There is no need for us to wait, as the one hundred and twenty had to wait (Acts 1) for the Spirit to come. For the Holy Spirit did come on the day of Pentecost, and has never left His church. Our responsibility is to humble ourselves before His sovereign authority, to determine not to quench Him, but to allow Him his freedom. For then our churches will again manifest those marks of the Spirit’s presence which many young people are especially looking for, namely biblical teaching, loving fellowship, living worship, and an ongoing, outgoing evangelism.
–John R. W. Stott
I’ve been a senior pastor for almost 25 years. One thing I have realized is that people often have difficulty seeing past the office/position to the person. I share this on my blog because it is good… really good. All of these things do not fit me but enough do that I thought I would share it, hoping that it will help you get to know me better.
Here are a few highlights from the list:
“People tell the senior pastor all kinds of things about what is happening in their life or in the lives of others…many we would rather not know sometimes…and sometimes the weight of others’ problems we carry is enormous.” I do not think pastors mind being counsellors and confidantes. Just know that when we walk with you through your crisis — and yours is resolved — we then will walk with someone else through their crisis. There is rarely a reprieve from this cycle.
“We seldom know who we can trust, which is why we become guarded and appear hard to get to know. Most senior pastors have been burned by someone they once trusted.” I shared this list with my staff here at HBC, and one of them asked me why pastors have more trust issues than other professions. I do not know that we do. Nor do I believe that senior pastors have it harder than anyone else. But I do wonder if pastors are more inclined to think the best of people. We do not always pick up on warning signals. Perhaps we have occupational naiveté… which only years of experience can cure. Unfortunately, I am cured.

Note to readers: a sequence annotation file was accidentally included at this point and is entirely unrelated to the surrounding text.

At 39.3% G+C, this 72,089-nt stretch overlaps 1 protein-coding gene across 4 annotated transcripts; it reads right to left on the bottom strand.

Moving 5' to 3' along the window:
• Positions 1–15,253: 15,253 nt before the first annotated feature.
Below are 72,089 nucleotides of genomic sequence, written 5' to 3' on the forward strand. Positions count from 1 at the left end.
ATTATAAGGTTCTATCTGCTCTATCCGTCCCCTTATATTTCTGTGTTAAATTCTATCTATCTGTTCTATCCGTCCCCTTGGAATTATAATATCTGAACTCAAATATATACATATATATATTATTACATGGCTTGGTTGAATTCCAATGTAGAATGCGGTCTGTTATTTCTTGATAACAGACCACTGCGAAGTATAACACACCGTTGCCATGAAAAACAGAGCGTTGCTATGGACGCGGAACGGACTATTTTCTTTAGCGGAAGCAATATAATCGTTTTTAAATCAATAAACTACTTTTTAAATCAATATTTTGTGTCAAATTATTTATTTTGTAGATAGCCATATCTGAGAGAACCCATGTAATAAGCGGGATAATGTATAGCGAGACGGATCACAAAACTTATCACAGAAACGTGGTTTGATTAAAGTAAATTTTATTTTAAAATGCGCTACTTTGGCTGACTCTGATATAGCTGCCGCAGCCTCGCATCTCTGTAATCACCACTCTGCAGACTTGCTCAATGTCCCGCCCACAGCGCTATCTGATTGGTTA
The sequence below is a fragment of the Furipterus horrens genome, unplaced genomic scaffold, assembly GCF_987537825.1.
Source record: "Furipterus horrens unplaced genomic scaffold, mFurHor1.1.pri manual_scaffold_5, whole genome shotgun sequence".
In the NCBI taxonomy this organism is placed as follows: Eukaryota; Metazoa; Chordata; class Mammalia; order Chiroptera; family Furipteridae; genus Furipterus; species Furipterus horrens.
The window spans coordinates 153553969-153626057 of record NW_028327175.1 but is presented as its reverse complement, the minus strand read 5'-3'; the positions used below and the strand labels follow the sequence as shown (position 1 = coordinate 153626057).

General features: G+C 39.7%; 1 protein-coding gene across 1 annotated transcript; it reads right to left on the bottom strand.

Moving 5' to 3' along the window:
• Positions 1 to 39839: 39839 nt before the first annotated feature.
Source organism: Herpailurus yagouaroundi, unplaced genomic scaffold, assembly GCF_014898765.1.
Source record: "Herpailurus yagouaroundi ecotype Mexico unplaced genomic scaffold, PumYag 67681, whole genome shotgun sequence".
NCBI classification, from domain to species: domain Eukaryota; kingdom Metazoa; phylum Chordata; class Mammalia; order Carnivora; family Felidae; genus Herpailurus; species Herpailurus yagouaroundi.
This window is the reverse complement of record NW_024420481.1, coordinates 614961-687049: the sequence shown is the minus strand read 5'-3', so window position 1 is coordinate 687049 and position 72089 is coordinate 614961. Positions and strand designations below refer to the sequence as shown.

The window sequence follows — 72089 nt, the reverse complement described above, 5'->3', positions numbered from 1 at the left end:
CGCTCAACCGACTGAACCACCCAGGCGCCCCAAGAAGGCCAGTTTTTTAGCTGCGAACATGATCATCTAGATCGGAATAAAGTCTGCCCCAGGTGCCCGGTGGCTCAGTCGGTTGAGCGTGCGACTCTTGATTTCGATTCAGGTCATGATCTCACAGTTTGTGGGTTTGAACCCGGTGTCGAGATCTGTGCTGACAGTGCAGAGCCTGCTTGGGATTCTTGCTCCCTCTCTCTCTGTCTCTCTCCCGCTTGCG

“Our spouse is sometimes the loneliest person in the church.” Most people are shocked by this. She knows everyone. She is outgoing. She seems to have lots of friends. So, why does she so often sit by herself while her husband is preaching? I’ve always wished for, but do not know how to ask for, some ladies to make it their “mission” on Sunday morning not to let my wife sit alone.
I love being a pastor. I am blessed to serve a great church, a healthy church, with the greatest people. These things do not reflect on a church…they are just occupational hazards.
So, submitted for your consideration. Shared for the sake of… vulnerability. Thanks, Ron, for a great article.